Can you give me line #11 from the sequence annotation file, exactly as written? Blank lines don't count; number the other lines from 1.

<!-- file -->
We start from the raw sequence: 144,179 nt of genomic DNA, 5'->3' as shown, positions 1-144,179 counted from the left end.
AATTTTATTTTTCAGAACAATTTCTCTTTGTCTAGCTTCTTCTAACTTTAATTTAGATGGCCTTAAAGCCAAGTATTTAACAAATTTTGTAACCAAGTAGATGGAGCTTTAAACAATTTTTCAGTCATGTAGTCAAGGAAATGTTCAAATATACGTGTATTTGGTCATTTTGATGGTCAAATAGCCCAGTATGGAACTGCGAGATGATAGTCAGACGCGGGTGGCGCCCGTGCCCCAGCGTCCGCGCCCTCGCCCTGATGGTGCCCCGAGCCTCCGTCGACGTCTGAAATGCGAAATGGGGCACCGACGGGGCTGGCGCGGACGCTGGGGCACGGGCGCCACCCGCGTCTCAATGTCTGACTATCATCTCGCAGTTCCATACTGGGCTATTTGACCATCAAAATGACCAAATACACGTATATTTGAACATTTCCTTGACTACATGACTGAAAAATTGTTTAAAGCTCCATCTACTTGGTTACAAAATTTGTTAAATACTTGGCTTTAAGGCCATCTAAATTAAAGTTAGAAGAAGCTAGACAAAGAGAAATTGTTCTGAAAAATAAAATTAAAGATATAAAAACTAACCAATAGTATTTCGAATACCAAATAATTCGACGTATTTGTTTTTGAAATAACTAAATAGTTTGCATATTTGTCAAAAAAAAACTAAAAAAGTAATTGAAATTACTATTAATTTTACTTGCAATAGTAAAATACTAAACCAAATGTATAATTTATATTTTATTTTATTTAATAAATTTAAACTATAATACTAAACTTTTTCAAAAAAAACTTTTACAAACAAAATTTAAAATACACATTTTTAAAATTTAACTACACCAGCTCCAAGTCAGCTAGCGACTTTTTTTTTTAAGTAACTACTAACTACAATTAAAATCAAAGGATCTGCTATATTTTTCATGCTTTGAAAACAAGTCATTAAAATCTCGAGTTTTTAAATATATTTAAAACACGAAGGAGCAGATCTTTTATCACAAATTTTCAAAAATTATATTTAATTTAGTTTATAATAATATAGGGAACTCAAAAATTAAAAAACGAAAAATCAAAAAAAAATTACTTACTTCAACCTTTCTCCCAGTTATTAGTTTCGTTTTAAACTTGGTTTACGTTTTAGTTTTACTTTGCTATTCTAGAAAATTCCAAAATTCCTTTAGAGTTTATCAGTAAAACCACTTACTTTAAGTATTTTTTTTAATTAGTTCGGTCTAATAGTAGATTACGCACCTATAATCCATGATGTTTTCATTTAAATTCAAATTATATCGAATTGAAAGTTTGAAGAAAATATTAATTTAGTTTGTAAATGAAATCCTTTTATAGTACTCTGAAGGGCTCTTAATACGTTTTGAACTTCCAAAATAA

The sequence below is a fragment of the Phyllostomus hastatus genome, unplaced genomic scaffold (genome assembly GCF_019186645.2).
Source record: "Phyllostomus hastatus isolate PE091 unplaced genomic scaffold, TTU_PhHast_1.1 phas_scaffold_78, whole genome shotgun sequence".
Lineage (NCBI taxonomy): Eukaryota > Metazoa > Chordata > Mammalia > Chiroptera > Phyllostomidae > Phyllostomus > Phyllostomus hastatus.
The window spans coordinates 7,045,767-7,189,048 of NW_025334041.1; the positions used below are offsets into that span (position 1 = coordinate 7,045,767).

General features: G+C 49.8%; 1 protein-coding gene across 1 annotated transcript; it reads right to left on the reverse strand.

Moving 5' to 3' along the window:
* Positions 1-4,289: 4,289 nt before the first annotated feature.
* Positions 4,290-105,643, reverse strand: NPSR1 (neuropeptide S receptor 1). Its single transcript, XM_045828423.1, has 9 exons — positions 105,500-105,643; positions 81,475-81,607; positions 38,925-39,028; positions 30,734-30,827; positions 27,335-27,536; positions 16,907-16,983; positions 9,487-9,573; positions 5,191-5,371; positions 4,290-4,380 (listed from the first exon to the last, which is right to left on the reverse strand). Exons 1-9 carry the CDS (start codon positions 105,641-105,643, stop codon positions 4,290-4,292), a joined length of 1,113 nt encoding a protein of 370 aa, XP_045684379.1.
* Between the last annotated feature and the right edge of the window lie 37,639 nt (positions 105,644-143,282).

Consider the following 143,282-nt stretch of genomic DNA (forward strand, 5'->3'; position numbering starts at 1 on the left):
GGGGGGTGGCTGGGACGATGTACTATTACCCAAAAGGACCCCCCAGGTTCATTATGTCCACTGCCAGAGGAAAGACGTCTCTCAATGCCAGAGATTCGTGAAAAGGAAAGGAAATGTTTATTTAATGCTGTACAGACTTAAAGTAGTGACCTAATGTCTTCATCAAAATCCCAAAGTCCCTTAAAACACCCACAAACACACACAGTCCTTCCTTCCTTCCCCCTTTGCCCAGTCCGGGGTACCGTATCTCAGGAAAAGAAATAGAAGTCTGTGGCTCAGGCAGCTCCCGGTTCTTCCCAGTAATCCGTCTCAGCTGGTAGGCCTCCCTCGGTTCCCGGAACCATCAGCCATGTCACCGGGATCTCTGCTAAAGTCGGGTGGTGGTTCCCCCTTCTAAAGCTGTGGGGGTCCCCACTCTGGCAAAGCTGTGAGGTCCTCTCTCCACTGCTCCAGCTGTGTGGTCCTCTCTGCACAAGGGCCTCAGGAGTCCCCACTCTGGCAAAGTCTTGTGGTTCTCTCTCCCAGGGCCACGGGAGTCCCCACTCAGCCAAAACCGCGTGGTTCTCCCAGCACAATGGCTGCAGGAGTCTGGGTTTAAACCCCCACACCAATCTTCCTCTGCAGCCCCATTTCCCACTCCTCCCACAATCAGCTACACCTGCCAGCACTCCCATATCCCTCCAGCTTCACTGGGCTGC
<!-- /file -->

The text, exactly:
* Between the last annotated feature and the right edge of the window lie 37,639 nt (positions 105,644-143,282).